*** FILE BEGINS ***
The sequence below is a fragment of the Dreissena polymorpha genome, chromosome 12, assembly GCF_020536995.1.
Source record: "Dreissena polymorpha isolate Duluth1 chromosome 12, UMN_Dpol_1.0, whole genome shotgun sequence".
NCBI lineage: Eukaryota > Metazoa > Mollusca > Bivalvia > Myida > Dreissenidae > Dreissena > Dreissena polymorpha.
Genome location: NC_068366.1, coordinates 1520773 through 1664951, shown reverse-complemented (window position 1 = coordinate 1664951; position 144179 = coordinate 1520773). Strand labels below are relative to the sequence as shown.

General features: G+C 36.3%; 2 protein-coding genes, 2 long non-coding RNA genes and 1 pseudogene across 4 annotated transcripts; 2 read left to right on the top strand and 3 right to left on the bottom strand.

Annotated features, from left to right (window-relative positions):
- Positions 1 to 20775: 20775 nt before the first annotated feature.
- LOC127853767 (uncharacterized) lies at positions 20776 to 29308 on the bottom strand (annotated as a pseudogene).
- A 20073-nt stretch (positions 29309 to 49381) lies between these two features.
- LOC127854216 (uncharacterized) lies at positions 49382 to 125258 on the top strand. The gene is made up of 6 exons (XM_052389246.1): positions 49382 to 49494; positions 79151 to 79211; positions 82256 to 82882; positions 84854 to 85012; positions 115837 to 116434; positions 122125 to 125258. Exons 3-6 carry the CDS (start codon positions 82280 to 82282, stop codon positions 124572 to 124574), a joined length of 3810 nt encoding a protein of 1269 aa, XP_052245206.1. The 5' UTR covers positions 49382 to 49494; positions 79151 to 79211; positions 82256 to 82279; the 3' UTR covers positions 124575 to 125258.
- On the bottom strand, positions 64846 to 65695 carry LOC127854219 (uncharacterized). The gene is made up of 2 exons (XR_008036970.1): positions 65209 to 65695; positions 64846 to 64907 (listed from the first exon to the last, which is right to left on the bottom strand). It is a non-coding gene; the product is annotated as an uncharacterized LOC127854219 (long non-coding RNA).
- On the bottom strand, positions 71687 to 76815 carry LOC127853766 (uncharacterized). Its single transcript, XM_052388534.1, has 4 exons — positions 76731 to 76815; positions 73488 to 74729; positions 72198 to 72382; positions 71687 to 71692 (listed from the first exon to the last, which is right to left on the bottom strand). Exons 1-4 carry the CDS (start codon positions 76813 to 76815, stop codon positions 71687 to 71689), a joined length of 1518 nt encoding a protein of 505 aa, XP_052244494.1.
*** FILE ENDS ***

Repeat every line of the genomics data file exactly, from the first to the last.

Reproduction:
The sequence below is a fragment of the Dreissena polymorpha genome, chromosome 12, assembly GCF_020536995.1.
Source record: "Dreissena polymorpha isolate Duluth1 chromosome 12, UMN_Dpol_1.0, whole genome shotgun sequence".
NCBI lineage: Eukaryota > Metazoa > Mollusca > Bivalvia > Myida > Dreissenidae > Dreissena > Dreissena polymorpha.
Genome location: NC_068366.1, coordinates 1520773 through 1664951, shown reverse-complemented (window position 1 = coordinate 1664951; position 144179 = coordinate 1520773). Strand labels below are relative to the sequence as shown.

General features: G+C 36.3%; 2 protein-coding genes, 2 long non-coding RNA genes and 1 pseudogene across 4 annotated transcripts; 2 read left to right on the top strand and 3 right to left on the bottom strand.

Annotated features, from left to right (window-relative positions):
- Positions 1 to 20775: 20775 nt before the first annotated feature.
- LOC127853767 (uncharacterized) lies at positions 20776 to 29308 on the bottom strand (annotated as a pseudogene).
- A 20073-nt stretch (positions 29309 to 49381) lies between these two features.
- LOC127854216 (uncharacterized) lies at positions 49382 to 125258 on the top strand. The gene is made up of 6 exons (XM_052389246.1): positions 49382 to 49494; positions 79151 to 79211; positions 82256 to 82882; positions 84854 to 85012; positions 115837 to 116434; positions 122125 to 125258. Exons 3-6 carry the CDS (start codon positions 82280 to 82282, stop codon positions 124572 to 124574), a joined length of 3810 nt encoding a protein of 1269 aa, XP_052245206.1. The 5' UTR covers positions 49382 to 49494; positions 79151 to 79211; positions 82256 to 82279; the 3' UTR covers positions 124575 to 125258.
- On the bottom strand, positions 64846 to 65695 carry LOC127854219 (uncharacterized). The gene is made up of 2 exons (XR_008036970.1): positions 65209 to 65695; positions 64846 to 64907 (listed from the first exon to the last, which is right to left on the bottom strand). It is a non-coding gene; the product is annotated as an uncharacterized LOC127854219 (long non-coding RNA).
- On the bottom strand, positions 71687 to 76815 carry LOC127853766 (uncharacterized). Its single transcript, XM_052388534.1, has 4 exons — positions 76731 to 76815; positions 73488 to 74729; positions 72198 to 72382; positions 71687 to 71692 (listed from the first exon to the last, which is right to left on the bottom strand). Exons 1-4 carry the CDS (start codon positions 76813 to 76815, stop codon positions 71687 to 71689), a joined length of 1518 nt encoding a protein of 505 aa, XP_052244494.1.